Computer Controlled Cutting. Group 2 Work.

Group work for week 3

Cutting a test piece and measuring the dimensions

First we laser cut a 20.0mm x 20.0mm square. However, closer inspection reveals that is not what we get:

kerf kerf kerf

drawing: 20.0 mm x 20.0 mm

measurements: 19.77 mm x 19.87 mm x 2.85 mm

From this we can calculate the kerf. It is the theoretical width - measured width, which for this material was 0.18mm.

Testing to change the focus of the laser cutter

We tested the change the focus of the laser cutter. First we set the optimal focal point using a tool with the laser cutter. We changed the focus 1 mm above and below the optimal focal point, and also 4 mm above and below the optimal focal point. The results are shown in the Figure 1. We first used settings for MDF material but later we realized that the material was actually HDF, and we changed the settings. As can be seen from Figure 1, there is little difference but we used HDF setting from that point on.

kerf Figure: HDF setting used for above and MDF below (both materials are HDF)

kerf Figure: Varying focus height

We can see that going too far with the focus causes excess burning. Even still, others were cut through but not the 4 mm above. Maybe the next figure explains why:

kerf Schematic figure

As shown in the schematic figure, when the focus is above the laser need to burn more material, the energy is deposited to larger volume. This is probably the reason that the 4mm above did not cut.

The laser cutter is 75 watt Epilog laser fusion laser

The settings for the cutter could be loaded from the menu lasersettings1

The settings for the cut and engrave 3mm HDF material are shown below lasersettings2

Testing the effect of laser cutting speed and power

We tested the effect of laser cutting speed and power on the cut. We set different values for different squares. The result is shown in the following figure. We used RGB codes to control the speed and power.

kerf figure on the cut squares

We could see that for fastest cutting speed (S30) the laser was not able to cut through, even if the power was highest (P100). Also, for the lowest power (P20) the laser was not able to cut through, even if the cutting speed was the slowest (S12).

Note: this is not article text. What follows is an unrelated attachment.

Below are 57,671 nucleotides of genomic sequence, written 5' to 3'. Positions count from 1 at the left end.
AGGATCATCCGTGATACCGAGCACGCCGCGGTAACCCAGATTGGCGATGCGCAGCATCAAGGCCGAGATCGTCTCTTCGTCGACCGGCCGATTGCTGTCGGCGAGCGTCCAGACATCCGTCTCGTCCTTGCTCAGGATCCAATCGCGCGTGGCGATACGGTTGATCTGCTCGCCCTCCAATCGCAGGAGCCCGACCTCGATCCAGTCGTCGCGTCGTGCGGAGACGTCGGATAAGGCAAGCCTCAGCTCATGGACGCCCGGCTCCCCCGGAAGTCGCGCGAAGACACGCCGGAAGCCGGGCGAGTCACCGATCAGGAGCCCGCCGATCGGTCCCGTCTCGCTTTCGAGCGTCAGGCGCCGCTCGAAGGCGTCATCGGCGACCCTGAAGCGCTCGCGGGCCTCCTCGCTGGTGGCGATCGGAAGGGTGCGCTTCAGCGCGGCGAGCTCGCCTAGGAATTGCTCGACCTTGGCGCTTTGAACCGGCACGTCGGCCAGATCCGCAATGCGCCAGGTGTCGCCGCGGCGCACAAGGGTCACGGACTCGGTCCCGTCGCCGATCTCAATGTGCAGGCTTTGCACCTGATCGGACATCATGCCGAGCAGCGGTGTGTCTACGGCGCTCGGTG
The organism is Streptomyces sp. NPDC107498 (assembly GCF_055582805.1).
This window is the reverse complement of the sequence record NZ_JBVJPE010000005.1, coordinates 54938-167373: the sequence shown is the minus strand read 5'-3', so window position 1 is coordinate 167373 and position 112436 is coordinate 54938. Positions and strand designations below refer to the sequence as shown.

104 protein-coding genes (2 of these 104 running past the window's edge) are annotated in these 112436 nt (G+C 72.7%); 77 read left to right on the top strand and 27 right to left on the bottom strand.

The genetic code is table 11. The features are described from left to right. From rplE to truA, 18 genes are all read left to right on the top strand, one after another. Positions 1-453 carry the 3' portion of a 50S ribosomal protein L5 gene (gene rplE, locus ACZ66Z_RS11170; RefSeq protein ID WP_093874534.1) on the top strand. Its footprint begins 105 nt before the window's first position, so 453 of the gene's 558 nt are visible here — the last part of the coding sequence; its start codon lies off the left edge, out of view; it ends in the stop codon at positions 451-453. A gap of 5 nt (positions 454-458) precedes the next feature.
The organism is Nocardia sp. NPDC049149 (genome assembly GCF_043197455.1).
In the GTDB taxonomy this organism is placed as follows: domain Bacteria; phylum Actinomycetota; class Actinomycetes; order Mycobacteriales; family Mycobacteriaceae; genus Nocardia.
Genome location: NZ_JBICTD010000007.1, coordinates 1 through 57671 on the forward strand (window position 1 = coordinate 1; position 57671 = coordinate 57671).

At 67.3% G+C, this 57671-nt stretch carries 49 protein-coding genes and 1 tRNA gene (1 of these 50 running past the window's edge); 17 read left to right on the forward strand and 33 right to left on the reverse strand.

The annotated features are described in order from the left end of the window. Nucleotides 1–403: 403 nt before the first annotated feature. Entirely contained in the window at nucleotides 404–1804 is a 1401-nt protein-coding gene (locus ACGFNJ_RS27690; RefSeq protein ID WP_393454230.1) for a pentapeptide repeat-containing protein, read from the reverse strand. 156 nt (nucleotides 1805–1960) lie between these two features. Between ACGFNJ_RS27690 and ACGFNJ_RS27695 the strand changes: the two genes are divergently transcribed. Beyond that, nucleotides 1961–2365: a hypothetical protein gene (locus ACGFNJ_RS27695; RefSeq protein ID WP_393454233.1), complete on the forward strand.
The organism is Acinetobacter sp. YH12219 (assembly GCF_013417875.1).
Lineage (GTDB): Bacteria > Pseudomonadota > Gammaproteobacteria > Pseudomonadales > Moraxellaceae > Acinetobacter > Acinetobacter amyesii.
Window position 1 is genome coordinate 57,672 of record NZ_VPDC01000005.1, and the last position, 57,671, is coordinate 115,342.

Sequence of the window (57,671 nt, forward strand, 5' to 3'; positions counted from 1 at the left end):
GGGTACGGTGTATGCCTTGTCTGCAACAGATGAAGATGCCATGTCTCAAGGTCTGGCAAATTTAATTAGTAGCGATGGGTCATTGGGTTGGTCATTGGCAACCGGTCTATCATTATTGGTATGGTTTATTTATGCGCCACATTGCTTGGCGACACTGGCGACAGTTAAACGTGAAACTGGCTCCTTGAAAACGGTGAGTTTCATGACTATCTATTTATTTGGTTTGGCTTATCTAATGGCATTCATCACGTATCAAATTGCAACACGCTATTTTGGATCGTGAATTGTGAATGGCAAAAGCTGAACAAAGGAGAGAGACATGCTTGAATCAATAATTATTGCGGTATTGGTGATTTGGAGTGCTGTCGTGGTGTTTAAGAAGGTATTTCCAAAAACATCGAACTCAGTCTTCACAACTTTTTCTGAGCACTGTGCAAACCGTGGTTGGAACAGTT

Engravings and contrast of raster images

kerf Figure on engravings and contrast.

Raster settings were applied. Default power in the figure is 100, and default speed is 80.

Effect of Dots Per Inch (DPI) setting on laser engraving.

We tried to make engraving with different DPI settings. In a first attempt there was something wrong with the laser focus, and the material seemed to catch quite big flame.

kerf Figure of the first engravings

The material was changed to HDF and the laser was cleaned. After this there was no problem, and we could engrave with different settings. The results are shown in the next figure

kerf Figure of the second engravings

With more dots per inch, there is more energy deposited per line length, and for this reason the material is burned more with higher DPI setting. The power was set to 100 and the speed was set to 18.

Parametric design

Test cut without considering kerf. We cut several test pieces, ones with chamfer and ones without. When kerf was not taken in to account, the connection was loose, and the pieces did not stick well to each other.

Then we cut pieces, where the kerf was taken in to account. We used the value for kerf based on the measurements we made first in the group work. In these cases the pieces were well attached. It was even difficult to push the pieces together. The reason for this was that the material that we cut was thicker than the one we initially measured.

kerf Figure of pieces with and without compensating for kerf

We tested with the pieces, where the correct thickness was used in the design. For one pair, the kerf was not taken in to account in the other part, and it was loose. For the other pair the kerf was correctly taken in to account, and the connection was good.

kerf Figure of the ready made parts